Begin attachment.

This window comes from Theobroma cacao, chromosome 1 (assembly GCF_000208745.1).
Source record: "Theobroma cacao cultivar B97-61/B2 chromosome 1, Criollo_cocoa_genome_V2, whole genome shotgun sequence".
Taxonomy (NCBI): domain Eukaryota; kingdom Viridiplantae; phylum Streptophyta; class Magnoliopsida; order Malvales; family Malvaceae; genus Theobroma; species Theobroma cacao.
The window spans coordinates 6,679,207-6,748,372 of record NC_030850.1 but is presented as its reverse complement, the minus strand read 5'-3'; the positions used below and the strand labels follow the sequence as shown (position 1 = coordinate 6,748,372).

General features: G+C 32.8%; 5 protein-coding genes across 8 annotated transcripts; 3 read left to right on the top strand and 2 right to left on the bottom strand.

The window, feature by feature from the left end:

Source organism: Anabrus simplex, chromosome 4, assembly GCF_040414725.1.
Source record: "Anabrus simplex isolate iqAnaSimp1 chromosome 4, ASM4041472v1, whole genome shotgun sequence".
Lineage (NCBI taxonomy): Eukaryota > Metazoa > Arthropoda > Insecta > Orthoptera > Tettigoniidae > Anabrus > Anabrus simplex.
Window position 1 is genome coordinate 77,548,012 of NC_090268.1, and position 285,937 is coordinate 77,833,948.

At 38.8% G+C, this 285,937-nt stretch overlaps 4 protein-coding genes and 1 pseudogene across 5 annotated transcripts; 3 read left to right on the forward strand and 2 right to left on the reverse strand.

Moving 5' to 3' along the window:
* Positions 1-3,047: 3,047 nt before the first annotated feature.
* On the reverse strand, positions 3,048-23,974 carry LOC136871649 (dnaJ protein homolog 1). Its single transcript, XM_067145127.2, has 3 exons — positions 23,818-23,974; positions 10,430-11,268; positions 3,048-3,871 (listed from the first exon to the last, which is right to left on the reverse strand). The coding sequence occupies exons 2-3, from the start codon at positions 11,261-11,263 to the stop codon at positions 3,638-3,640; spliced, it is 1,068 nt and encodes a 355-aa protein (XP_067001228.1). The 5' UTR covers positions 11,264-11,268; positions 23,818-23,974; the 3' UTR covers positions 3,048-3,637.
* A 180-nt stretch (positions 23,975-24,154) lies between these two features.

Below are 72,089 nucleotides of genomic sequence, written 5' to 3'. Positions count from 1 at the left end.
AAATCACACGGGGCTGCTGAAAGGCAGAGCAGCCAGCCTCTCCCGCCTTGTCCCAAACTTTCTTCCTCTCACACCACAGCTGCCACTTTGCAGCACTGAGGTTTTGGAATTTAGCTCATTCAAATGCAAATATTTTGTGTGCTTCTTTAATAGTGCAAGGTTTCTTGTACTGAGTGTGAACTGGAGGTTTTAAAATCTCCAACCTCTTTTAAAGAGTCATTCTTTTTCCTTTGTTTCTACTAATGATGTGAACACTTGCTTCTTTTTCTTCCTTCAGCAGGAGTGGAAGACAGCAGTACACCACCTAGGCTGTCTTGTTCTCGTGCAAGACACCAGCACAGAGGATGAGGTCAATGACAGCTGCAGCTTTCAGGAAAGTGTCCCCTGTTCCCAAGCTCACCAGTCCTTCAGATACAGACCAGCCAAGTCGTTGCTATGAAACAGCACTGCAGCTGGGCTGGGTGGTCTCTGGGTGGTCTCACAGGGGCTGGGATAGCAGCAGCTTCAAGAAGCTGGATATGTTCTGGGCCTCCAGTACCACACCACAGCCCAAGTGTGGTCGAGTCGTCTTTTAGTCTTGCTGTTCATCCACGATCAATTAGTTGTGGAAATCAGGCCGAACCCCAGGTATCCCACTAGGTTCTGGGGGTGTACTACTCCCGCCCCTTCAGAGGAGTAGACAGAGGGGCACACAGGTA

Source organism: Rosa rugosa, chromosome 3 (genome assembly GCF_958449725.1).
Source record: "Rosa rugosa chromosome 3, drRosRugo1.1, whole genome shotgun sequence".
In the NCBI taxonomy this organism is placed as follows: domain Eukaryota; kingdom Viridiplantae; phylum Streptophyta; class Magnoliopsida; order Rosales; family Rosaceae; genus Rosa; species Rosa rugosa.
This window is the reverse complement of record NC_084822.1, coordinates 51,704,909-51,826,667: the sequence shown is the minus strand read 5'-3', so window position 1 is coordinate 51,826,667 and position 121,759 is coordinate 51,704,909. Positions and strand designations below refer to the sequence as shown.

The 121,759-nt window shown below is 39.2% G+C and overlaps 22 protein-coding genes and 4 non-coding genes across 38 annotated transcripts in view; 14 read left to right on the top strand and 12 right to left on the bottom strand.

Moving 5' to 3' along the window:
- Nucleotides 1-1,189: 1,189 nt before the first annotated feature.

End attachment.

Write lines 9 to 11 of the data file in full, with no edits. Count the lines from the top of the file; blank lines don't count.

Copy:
Lineage (NCBI taxonomy): Eukaryota > Metazoa > Arthropoda > Insecta > Orthoptera > Tettigoniidae > Anabrus > Anabrus simplex.
Window position 1 is genome coordinate 77,548,012 of NC_090268.1, and position 285,937 is coordinate 77,833,948.

At 38.8% G+C, this 285,937-nt stretch overlaps 4 protein-coding genes and 1 pseudogene across 5 annotated transcripts; 3 read left to right on the forward strand and 2 right to left on the reverse strand.